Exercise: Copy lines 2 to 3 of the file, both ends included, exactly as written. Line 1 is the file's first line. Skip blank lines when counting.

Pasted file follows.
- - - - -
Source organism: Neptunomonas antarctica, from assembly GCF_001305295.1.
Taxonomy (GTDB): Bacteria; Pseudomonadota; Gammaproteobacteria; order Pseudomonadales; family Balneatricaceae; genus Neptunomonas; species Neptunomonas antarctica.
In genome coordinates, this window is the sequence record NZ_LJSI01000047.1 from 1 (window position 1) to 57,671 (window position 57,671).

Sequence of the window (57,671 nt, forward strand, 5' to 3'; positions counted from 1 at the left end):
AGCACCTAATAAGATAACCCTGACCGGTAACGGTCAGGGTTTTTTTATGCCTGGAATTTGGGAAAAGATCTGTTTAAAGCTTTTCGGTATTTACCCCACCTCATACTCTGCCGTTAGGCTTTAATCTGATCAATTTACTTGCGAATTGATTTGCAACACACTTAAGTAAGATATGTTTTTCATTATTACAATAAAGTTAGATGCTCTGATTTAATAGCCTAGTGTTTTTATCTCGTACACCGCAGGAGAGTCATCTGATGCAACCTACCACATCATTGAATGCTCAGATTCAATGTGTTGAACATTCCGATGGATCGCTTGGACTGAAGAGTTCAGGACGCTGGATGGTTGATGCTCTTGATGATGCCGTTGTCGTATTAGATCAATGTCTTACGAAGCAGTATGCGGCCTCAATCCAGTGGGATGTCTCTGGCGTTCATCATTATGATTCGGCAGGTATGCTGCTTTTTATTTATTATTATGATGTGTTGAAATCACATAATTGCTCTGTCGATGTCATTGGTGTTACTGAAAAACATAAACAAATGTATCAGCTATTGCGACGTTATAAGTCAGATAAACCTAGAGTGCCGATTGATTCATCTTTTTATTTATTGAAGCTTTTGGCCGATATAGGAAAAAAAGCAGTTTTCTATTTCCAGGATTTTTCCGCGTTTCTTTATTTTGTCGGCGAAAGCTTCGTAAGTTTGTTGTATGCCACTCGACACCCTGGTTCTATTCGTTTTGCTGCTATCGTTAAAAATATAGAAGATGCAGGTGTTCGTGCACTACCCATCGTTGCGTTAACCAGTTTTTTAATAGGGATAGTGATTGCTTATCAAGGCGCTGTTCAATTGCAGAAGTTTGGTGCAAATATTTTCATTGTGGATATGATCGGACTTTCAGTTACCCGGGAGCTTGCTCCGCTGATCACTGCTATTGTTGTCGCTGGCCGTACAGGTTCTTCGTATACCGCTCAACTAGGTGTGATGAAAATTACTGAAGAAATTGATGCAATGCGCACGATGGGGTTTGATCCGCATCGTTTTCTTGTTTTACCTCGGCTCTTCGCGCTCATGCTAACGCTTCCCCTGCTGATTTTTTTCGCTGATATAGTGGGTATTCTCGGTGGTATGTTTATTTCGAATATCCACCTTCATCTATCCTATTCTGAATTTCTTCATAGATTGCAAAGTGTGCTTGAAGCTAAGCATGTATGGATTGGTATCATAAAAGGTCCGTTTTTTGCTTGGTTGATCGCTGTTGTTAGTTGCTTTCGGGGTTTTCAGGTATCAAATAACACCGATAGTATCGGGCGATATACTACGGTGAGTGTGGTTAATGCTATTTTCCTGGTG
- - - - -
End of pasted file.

Taxonomy (GTDB): Bacteria; Pseudomonadota; Gammaproteobacteria; order Pseudomonadales; family Balneatricaceae; genus Neptunomonas; species Neptunomonas antarctica.
In genome coordinates, this window is the sequence record NZ_LJSI01000047.1 from 1 (window position 1) to 57,671 (window position 57,671).